EVERETT — A personal injury lawyer who practiced in Everett has been disbarred for violating a restraining order by sending repeated emails to his former wife, lying to the state bar association and other ethical violations.
Eric Hoort, 51, worked as an attorney in Washington state for over 20 years. He was officially disbarred Tuesday.
In 2018 and 2019, Island County sheriff’s deputies responded to multiple calls about fights between Hoort and his then-wife at their home on Camano Island.
The woman reported Hoort had been using drugs, “anything he could get his hands on,” according to incident reports written by police. Hoort reportedly stole the woman’s prescription medications.
In May 2019, the woman provided a written statement to police. She described a fight that had happened three months prior. Hoort reportedly attacked the woman when she found drugs that weren’t prescribed to him in their home.
“I didn’t call the police,” she wrote, “because he threatened to take my animals and has hurt them in the past.”
The woman reported she was recovering from back surgery when Hoort attacked her, and that the injuries she suffered delayed her recovery and possibly injured her back further.
On May 29, 2019, Hoort was served with a temporary protection order prohibiting him from having “any contact whatsoever” with the woman, or coming within 500 feet of her.
Hoort disregarded the order and emailed the woman the next day, according to his notice of disbarment released Thursday by the state bar association.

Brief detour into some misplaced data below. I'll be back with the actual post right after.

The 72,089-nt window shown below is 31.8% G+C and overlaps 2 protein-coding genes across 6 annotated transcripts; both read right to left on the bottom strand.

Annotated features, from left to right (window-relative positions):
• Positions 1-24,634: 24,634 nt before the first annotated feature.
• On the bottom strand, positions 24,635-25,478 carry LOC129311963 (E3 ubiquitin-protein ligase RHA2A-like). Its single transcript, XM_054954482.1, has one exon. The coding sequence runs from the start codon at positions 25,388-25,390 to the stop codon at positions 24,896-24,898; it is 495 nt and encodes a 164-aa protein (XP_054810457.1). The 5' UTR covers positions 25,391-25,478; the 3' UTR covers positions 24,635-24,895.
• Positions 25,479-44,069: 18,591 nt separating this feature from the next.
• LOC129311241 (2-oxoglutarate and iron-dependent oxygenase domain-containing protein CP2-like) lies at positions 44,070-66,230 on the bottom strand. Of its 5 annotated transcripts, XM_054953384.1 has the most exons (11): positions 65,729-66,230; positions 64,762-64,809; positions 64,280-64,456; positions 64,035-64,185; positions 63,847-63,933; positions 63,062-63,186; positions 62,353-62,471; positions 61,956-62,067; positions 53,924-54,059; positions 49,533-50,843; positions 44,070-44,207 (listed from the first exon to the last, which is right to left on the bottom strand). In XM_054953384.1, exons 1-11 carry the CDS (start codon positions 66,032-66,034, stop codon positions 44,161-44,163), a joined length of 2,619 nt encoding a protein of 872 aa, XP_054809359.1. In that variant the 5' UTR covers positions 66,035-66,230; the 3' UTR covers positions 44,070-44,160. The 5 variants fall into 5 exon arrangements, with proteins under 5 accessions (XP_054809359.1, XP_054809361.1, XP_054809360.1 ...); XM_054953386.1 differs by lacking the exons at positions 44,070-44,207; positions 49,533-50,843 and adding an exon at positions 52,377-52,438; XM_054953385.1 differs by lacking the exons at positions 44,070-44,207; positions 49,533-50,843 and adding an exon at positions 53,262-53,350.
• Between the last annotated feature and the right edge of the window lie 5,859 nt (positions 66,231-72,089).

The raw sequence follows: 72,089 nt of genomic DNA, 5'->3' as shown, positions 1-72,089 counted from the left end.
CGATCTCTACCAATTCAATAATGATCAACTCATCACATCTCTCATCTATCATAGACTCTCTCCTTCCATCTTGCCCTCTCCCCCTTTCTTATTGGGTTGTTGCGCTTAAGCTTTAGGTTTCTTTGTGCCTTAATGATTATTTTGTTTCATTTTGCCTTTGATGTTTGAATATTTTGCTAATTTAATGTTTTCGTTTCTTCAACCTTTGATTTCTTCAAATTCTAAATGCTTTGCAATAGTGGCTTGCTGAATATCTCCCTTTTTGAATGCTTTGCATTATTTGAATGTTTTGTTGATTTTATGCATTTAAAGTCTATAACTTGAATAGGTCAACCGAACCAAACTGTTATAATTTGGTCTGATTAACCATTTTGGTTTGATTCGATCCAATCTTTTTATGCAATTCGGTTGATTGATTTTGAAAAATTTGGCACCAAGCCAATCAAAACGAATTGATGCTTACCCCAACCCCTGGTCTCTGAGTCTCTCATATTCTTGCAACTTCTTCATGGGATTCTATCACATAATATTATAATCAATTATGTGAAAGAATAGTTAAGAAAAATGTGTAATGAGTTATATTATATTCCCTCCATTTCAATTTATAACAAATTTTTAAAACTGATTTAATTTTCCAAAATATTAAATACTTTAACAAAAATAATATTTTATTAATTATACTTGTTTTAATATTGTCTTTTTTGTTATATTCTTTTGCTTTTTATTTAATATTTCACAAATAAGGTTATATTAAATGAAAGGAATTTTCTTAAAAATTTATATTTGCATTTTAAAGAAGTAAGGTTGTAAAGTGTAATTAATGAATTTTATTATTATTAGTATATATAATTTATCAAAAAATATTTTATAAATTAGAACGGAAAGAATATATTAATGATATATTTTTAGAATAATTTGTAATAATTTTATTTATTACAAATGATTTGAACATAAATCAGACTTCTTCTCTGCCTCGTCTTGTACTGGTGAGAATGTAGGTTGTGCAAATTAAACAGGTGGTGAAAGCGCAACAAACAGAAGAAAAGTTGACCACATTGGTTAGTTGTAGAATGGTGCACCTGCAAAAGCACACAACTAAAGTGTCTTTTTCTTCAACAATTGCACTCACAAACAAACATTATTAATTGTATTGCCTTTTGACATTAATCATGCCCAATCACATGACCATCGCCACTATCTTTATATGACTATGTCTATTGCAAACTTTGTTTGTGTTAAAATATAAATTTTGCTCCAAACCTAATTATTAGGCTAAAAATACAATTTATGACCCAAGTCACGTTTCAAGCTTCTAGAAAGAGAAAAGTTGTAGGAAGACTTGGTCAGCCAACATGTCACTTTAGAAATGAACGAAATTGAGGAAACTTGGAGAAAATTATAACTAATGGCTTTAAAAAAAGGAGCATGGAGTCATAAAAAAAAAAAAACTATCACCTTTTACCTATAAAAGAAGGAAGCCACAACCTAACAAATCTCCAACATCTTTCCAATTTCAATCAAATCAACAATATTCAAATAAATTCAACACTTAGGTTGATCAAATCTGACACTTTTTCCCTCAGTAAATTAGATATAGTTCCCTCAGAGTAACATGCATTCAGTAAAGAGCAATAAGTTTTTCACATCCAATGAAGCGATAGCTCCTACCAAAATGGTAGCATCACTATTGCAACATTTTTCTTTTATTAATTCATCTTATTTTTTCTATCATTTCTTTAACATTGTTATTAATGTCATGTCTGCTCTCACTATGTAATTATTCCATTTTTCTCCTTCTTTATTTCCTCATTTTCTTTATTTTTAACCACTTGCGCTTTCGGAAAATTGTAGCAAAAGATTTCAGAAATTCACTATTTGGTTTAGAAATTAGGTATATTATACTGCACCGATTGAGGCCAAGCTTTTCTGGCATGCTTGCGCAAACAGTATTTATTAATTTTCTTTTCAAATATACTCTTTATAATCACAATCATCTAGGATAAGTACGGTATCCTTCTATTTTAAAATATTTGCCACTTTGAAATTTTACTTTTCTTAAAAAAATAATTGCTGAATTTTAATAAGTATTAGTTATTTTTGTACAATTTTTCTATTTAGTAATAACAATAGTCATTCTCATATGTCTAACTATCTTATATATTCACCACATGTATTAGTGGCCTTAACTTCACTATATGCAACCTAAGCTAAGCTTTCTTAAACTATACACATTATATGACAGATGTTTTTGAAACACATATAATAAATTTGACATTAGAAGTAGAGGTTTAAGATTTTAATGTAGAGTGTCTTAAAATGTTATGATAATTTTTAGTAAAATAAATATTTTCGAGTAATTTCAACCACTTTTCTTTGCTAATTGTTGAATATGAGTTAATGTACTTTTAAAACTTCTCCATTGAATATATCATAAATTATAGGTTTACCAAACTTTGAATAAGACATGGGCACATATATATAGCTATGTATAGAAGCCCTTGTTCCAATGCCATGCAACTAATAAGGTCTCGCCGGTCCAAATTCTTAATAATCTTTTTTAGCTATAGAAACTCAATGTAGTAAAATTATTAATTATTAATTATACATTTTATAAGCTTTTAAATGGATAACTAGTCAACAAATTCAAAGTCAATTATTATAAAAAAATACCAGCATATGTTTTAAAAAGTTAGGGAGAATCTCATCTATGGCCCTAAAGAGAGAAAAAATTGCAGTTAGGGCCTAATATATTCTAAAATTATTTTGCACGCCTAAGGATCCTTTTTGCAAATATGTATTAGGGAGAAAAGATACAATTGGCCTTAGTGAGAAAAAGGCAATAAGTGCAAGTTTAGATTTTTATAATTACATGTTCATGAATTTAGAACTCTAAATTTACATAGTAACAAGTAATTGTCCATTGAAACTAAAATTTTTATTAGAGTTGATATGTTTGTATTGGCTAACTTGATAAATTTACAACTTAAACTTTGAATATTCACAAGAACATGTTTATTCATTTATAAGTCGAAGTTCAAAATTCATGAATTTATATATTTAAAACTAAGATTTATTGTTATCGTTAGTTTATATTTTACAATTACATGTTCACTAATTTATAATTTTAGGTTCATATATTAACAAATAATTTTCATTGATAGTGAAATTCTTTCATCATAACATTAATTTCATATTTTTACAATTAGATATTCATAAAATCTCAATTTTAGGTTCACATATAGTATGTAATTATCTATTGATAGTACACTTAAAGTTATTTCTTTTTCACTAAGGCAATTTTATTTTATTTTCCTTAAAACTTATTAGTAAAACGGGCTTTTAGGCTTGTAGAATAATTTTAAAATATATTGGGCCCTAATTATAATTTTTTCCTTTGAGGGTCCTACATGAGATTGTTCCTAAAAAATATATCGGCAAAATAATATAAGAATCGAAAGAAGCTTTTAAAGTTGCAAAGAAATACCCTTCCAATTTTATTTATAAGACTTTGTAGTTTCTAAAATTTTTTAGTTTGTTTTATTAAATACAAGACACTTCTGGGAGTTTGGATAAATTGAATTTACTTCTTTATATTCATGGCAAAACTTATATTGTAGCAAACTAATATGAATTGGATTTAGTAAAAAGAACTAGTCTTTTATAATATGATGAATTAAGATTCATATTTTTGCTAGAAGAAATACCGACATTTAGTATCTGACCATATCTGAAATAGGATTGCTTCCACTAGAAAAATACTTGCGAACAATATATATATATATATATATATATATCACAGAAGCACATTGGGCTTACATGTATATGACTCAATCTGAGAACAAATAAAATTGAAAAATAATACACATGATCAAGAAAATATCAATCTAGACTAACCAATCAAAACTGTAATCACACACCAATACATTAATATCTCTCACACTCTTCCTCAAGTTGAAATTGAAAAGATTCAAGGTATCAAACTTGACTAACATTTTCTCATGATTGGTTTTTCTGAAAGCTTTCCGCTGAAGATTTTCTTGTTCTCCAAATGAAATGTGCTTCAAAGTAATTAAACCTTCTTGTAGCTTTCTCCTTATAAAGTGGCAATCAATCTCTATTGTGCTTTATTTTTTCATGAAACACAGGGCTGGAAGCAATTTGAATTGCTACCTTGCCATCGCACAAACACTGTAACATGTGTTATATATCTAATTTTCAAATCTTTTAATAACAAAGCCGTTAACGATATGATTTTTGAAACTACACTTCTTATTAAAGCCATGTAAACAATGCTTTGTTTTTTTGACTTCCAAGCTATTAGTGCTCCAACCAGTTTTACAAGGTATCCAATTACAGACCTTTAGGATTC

“I was just served with your paperwork from the sheriff,” Hoort wrote in the email. “I am speechless honey. I’m all done now. I don’t deserve this. You win (name redacted). I love you and want to be married but you clearly don’t. I’m beyond words. I will sit here and pray and hope …”
The Island County Sheriff’s Office contacted Hoort and told him the order prohibited email and other written communication. Hoort told police he was “unaware” the order prohibited email communication, and that he would not attempt to contact her again.
Yet he did not go 24 hours before he emailed the woman again. Hoort sent three more messages the next day, according the disbarment notice.
An Island County prosecutor charged Hoort with three counts of violating a domestic violence protection order.
Court records suggest the criminal case is still pending.
After the state bar notified Hoort they were conducting a disciplinary investigation, he tried to resign from the practice of law. According to state court rules, a lawyer who is the subject of an investigation by the state agency cannot voluntarily resign.
Hoort did not disclose to the state bar that he was under investigation in the domestic violence case — a “knowingly false certification” that was “intended to evade a public record of discipline, and thus was conduct intended to obtain a benefit for himself,” according the disbarment notice.
A Daily Herald reporter called two phone numbers listed for Hoort, but could not reach him for comment last week.
The state bar’s disciplinary board noted aggravating factors in the decision to disbar Hoort, including a past reprimand the lawyer had received over a decade ago and that he had a “dishonest or selfish motive.”
Hoort had been disciplined in 2005 for failing to take legal action before the statute of limitations expired in a client’s wrongful termination case. The client had been arrested for investigation for attempted murder, fired for being absent without leave while in jail — and then acquitted. Hoort took the client’s money but then didn’t pursue the case.
The board found Hoort violated three of the state’s professional conduct rules, by failing to make “reasonable efforts to expedite litigation” in the interest of the client, failing to provide representation that was diligent and failing to provide representation that was competent.
Ellen Dennis: 425-339-3486; email@example.com; Twitter: @reporterellen